On slalom course 1 racer called 'borderline unsportsmanlike,' Matt becomes oldest Alpine champ

The Associated Press

Austria's Mario Matt celebrates winning the gold medal in the men's slalom at the Sochi 2014 Winter Olympics, Saturday, Feb. 22, 2014, in Krasnaya Polyana, Russia. (AP Photo/Christophe Ena)

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By HOWARD FENDRICH, AP Sports Writer

KRASNAYA POLYANA, Russia (AP) — One racer called the course "borderline unsportsmanlike." Another said it was "brutal." Five of the top eight skiers in the opening leg failed to even finish the second.

Leave it to 34-year-old Mario Matt to handle the tough gates and soft snow better than anyone. The Austrian veteran added a safe second run to his fantastic first run, and won the Olympic slalom Saturday night to become the oldest Alpine gold medalist in Winter Games history.

"We are used to tricky course-setting," Matt said, "but today, I have to say, it was a lot."

In the last Alpine event, Matt's combined time of 1 minute, 41.84 seconds allowed him to edge the runner-up, Austrian teammate Marcel Hirscher, by 0.28 seconds. They raised their ski-loving country's total to an Alpine-leading nine medals in Sochi, quite a turnaround after only four — zero for the men — at the 2010 Vancouver Games.

"For us," said Hans Pum, sports director of the Austrian ski federation, "it's perfect."

The bronze went to 19-year-old Henrik Kristoffersen of Norway, the youngest man with an Olympic Alpine medal. He was only 15th-fastest in the opening leg but was superb under the artificial lights at night to move up while plenty of men fell.

He actually was delighted to see gate placements by Ante Kostelic, the father of ninth-place finisher Ivica Kostelic of Croatia and a man known for his challenging and unorthodox designs.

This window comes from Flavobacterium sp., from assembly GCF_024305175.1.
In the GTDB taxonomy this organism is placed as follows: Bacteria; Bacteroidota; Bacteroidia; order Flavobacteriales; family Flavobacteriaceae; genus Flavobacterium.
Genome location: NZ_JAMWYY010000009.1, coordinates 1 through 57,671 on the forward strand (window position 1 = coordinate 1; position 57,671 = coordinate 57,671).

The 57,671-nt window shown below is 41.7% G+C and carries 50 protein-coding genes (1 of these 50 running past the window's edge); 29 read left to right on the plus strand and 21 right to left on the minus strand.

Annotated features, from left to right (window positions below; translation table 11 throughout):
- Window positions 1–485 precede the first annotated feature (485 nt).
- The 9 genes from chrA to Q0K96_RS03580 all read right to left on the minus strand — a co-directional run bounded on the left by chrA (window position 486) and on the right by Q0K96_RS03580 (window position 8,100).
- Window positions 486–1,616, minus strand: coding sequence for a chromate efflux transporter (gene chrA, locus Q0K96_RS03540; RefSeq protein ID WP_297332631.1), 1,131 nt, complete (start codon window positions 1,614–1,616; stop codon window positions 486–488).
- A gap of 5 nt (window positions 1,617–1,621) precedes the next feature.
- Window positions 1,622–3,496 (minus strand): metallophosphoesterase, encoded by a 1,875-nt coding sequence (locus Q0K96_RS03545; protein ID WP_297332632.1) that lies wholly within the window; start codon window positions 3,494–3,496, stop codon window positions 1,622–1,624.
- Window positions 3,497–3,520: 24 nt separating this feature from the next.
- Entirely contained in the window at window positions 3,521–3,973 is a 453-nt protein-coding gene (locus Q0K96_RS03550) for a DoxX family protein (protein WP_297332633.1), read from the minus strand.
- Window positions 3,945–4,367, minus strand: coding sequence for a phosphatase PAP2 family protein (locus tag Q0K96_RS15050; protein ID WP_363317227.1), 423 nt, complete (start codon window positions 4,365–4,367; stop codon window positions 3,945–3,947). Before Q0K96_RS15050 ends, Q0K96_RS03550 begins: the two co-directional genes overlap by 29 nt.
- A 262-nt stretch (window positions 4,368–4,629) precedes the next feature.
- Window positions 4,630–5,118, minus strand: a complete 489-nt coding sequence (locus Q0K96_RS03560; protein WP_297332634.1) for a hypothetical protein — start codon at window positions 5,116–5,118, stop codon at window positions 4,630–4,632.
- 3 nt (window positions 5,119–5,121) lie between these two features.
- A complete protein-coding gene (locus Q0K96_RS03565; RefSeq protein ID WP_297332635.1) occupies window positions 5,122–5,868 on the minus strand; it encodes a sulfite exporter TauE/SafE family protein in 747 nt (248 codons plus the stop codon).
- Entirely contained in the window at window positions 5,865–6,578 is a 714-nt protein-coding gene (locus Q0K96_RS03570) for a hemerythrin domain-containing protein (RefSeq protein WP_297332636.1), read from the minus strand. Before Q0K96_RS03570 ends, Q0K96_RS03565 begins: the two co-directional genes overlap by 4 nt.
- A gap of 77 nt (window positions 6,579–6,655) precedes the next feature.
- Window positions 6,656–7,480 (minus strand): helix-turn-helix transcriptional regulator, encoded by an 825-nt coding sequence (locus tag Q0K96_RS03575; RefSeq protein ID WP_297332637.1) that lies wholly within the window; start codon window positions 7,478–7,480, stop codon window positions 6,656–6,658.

"I was really disappointed after the first run, but when I saw the course ... I thought that I might have a chance," Kristoffersen said, "so thank you, Ante Kostelic."

Not many shared that sentiment.

Ted Ligety, the American who won the giant slalom Wednesday, was sixth after the slalom's first run but skied out less than halfway through the second.

"The snow is just really bad, and Ante set a really difficult, 'typical Ante' course set, which is borderline unsportsmanlike," Ligety said. "But that's how it goes. Everybody had to ski it."

Of the 30 who were fastest in the first run, 13 didn't finish or were disqualified in the second.

"The course set is within the rules. I think it draws an ethical question when you have a dad setting for a son — not that Ivica ever does well in his dad's sets," Ligety said. "But this is the Olympics. You're trying to showcase our sport to the rest of the world. And I don't think this does us any favors."

U.S. men's head coach Sasha Rearick said the course "didn't have any flow," because of gates placed at seemingly random intervals and odd angles.

"It challenged the athletes in ways that they normally don't train or see," Rearick said. "Today, the course set got into ... people's heads."

Ante Kostelic watched the race from near the finish line, smiling. Asked by a reporter about the course, he said, "I'm a sportsman," and referenced the Olympic motto of "faster, higher, stronger" before walking away.

His son Ivica, the silver medalist in the Sochi super-combined, said of Saturday's setup: "Even if it is negative, it is good for skiing. It was a spectacle for the spectators."

He said he told his dad after the first run not to hold back when setting the second.

"We are looking for the Olympic champion," Ivica said, "not the school champion."

Matt now has an Olympic medal 13 years after winning the first of his two slalom world championships.

He'll turn 35 in April, making him a few months older than Norwegian great Kjetil Andre Aamodt was when he won the 2006 super-G.

Thinking back to his 2001 world title, Matt said: "I was very young then. It somehow happened automatically. Then I was hurt, and my injuries forced me to start all over. ... I had to fight my way back up."